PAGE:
The Pediatric Orthopaedic Fellowship at the University of Utah has a long history of providing exceptional fellowship training, beginning in 1986 under the direction of Dr. Sherman Coleman. Our fellowship includes experiences at two institutions:
- Primary Childrens Hospital and
- Shriners Hospitals for Children.
Primary Childrens Hospital is a busy Level-1 Trauma Center, and along with the Salt Lake City Shriners Hospital for Children, serves a vast geographic catchment area.
With the highest birth rate in the nation, Utah offers innumerable opportunities to identify and treat diverse pediatric orthopaedic pathology. Between the two institutions, fellows are exposed to a myriad of pediatric conditions, including but not exclusive to:
- Trauma; acute and chronic infections
- Scoliosis and complex spine deformity, including EDF casting techniques
- Hip disorders, including DDH, SCFE, Perthes and Hip preservation techniques
- Clubfoot and other complex foot deformities
- Neuromuscular conditions, CP and spina bifida
- Limb reconstruction, gradual and acute deformity correction
The program is designed to meet the needs and expectations of each individual fellow, regardless of future private or academic practice setting. Our goal is to provide an exceptional educational experience in all areas of pediatric orthopaedics, in addition to being your mentors and colleagues throughout your career.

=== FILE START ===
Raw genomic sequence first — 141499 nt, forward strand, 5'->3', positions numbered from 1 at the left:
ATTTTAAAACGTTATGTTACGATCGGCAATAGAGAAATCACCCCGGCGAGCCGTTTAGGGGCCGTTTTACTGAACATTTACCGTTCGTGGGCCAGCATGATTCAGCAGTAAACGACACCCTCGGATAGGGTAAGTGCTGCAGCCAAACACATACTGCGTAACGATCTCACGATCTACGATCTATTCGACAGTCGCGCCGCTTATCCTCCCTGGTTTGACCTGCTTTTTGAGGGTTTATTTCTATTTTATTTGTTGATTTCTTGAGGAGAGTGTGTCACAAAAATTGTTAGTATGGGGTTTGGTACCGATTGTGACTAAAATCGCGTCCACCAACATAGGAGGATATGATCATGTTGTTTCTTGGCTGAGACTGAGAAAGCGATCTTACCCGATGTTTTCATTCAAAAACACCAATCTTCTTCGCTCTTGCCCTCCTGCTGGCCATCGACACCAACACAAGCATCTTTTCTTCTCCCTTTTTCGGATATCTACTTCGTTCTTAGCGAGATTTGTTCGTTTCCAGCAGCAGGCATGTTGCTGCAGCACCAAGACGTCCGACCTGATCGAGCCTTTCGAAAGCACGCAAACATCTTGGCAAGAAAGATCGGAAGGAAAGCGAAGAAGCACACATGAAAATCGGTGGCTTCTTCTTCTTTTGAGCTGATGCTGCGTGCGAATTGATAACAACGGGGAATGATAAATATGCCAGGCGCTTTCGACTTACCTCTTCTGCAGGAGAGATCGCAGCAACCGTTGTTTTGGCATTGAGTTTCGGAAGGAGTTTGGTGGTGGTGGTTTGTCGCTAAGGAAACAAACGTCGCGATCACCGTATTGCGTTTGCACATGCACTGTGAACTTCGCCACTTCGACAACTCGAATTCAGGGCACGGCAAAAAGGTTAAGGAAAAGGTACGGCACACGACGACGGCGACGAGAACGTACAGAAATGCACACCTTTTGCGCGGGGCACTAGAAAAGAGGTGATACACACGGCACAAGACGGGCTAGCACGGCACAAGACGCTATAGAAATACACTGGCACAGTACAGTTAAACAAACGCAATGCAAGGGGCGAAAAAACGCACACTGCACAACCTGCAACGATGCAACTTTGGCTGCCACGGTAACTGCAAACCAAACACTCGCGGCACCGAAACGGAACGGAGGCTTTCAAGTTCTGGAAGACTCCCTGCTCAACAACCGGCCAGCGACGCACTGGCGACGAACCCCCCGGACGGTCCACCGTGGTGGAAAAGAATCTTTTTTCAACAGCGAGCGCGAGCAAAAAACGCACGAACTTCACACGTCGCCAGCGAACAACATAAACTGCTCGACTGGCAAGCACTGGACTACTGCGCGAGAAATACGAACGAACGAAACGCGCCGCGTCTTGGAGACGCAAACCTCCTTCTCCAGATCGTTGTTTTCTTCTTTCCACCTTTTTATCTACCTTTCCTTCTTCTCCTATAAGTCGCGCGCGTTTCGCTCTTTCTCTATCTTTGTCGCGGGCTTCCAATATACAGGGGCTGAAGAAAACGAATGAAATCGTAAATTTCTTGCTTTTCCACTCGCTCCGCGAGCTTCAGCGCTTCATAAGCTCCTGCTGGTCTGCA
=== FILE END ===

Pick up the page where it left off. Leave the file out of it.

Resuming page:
There are fourteen fellowship-trained pediatric orthopaedic faculty working at both institutions, all of which have specific areas of focus in addition to providing general pediatric orthopaedic care.
We are all on faculty within the Department of Orthopaedic Surgery at the University of Utah. Additionally, at each facility there are pediatric orthopaedic teams comprised of the fellow and resident physicians, as well as physician assistants.
- At Primary Childrens Hospital, the team consists of the pediatric orthopaedic fellow, a senior resident from the University of Utah, and a second year resident from the University of Utah or the University Arizona.
- At Shriners, the team consists of the fellow, a third year resident from William Beaumont Army Medical Hospital (Texas), and the second year resident from Utah/Arizona. There are three PAs that also work closely with the team at Shriners, most typically in the clinic setting.
Education & Curricululm
The objective of this fellowship is to provide the opportunity for board-eligible orthopaedic surgeons to advance and hone their skills in the full spectrum of pediatric orthopaedics. At the completion of the year, fellows should be able to:
- analyze any pediatric orthopaedic problem,
- formulate a logical treatment strategy,
- and effectively communicate this to the patient and their family as well as work effectively with multidisciplinary teams.
Preoperative planning and surgical proficiency are emphasized.